by Harriet Castor (Royal Literary Fund Writing Fellow in the Department of Arts & Cultural Industries)
In last week’s writing tip I talked about the SUBJECT of a sentence, and how the clarity of your writing improves if you introduce the subject early on. (The subject is the person or thing that the sentence is about.) Today I’d like to add that it helps if you can also keep the SUBJECT and MAIN VERB of your sentence close together. (The main verb tells us what the subject is doing).
Look at these examples from Julia Copus’s book, ‘Brilliant Writing Tips for Students’ (published by Palgrave Macmillan):
‘Some students, simply because they feel the need to sound ‘academic’, write unnecessarily complicated sentences.’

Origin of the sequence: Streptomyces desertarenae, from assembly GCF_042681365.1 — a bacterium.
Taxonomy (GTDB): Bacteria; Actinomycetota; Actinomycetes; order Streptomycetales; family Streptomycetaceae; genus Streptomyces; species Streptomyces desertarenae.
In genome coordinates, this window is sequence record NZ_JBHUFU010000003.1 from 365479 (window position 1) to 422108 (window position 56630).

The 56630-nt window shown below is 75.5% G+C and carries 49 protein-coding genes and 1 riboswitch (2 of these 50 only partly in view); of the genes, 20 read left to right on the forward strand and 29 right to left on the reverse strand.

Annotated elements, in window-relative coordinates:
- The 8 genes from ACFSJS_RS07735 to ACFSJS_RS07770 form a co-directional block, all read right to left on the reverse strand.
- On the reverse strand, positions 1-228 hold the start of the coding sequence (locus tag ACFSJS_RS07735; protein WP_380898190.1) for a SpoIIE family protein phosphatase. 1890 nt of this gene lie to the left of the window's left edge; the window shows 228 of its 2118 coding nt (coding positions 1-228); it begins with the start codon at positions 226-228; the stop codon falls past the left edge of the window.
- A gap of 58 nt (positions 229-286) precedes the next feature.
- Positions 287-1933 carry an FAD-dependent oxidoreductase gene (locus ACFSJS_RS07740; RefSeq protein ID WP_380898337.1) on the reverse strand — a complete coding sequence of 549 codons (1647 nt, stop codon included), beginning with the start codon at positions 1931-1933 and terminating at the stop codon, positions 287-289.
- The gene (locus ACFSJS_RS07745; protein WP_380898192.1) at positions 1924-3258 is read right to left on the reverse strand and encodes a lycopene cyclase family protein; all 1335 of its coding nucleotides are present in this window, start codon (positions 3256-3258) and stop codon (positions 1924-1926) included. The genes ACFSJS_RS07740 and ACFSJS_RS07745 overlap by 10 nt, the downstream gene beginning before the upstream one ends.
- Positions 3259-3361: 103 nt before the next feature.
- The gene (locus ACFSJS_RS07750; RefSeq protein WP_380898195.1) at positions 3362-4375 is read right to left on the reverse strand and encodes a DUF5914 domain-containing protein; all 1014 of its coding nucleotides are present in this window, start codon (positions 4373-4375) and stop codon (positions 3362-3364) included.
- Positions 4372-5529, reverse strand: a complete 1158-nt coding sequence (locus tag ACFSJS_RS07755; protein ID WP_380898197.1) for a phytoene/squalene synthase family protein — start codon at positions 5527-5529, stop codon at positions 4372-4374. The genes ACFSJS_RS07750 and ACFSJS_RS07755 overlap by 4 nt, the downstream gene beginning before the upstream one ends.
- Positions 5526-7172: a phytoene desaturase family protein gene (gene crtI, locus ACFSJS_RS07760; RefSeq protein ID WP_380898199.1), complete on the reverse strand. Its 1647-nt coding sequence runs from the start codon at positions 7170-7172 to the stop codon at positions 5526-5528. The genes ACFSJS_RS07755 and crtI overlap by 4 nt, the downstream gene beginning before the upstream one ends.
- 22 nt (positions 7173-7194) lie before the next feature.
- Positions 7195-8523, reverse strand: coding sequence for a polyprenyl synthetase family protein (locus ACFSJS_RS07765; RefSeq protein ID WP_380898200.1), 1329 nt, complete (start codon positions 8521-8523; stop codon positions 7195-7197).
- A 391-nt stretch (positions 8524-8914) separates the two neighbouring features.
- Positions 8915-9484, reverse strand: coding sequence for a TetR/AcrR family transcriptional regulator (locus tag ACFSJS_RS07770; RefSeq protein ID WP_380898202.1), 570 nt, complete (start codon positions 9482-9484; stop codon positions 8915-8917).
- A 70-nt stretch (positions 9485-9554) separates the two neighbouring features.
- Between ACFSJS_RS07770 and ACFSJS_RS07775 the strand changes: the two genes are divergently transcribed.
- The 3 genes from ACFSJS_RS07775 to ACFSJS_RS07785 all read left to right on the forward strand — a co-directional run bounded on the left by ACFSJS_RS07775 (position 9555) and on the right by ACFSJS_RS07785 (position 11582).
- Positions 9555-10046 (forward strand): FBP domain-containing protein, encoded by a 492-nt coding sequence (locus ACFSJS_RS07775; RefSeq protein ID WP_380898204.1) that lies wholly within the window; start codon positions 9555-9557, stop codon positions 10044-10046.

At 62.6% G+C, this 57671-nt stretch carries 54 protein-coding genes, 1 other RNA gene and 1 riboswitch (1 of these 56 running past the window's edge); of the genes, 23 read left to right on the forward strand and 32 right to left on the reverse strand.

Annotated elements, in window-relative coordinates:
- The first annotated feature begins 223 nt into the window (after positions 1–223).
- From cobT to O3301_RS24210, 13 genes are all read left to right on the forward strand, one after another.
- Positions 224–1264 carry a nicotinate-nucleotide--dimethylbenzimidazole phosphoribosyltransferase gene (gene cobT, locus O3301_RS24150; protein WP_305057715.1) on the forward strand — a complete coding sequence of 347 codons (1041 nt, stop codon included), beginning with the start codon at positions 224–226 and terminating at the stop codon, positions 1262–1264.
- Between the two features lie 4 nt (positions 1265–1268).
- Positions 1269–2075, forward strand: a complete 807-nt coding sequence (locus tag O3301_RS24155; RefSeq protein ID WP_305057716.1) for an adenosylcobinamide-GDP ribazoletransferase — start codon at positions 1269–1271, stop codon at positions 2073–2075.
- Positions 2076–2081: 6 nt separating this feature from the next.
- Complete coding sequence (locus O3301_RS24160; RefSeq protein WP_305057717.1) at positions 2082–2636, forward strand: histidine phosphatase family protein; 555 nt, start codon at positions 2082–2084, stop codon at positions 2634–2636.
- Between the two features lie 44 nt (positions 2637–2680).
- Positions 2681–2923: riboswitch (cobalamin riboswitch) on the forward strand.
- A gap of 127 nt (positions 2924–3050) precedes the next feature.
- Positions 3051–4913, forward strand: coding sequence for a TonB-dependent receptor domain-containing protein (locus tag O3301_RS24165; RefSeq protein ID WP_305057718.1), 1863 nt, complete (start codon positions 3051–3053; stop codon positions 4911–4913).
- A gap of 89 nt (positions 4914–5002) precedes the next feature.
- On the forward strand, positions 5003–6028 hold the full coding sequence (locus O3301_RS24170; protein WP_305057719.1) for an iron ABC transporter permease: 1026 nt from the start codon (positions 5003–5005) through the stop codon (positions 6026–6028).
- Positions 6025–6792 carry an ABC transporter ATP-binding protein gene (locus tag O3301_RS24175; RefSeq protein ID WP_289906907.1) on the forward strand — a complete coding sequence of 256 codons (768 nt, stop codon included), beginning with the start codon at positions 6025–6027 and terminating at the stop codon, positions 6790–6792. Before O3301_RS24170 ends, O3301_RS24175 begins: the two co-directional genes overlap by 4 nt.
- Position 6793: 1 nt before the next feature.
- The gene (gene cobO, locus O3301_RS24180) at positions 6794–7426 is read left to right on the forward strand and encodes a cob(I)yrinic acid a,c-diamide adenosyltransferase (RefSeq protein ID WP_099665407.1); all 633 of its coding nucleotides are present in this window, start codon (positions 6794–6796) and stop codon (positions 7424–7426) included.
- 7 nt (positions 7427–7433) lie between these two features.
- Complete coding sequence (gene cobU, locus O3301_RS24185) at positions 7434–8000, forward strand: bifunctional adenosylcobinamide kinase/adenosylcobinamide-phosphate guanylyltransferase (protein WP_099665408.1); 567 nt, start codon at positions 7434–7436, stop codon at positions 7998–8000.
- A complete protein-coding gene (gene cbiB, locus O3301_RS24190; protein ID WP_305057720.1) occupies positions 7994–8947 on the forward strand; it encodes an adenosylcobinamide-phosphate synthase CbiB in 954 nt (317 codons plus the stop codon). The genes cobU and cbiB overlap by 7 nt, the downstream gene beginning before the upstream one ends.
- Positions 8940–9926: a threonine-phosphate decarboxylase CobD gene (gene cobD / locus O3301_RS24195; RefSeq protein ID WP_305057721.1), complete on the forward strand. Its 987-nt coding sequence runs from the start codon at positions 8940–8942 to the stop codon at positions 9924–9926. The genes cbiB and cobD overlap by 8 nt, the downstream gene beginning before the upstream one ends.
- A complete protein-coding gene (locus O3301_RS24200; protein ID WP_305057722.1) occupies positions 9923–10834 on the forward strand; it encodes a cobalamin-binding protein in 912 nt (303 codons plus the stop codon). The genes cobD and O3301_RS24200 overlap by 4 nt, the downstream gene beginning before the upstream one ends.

Here, there is a big gap between the subject (‘some students’) and the verb (‘write’). The sentence is much easier to read if the subject and the main verb are put close together, like this:
‘Some students write unnecessarily complicated sentences, simply because they feel the need to sound ‘academic’.’
Can you spot examples like this in your own work?
If you’d like to book a confidential one-to-one session with me to work on your writing skills, please email Harriet.Castor@uwe.ac.uk
I’m at Frenchay on Mondays, Wednesdays and Thursdays.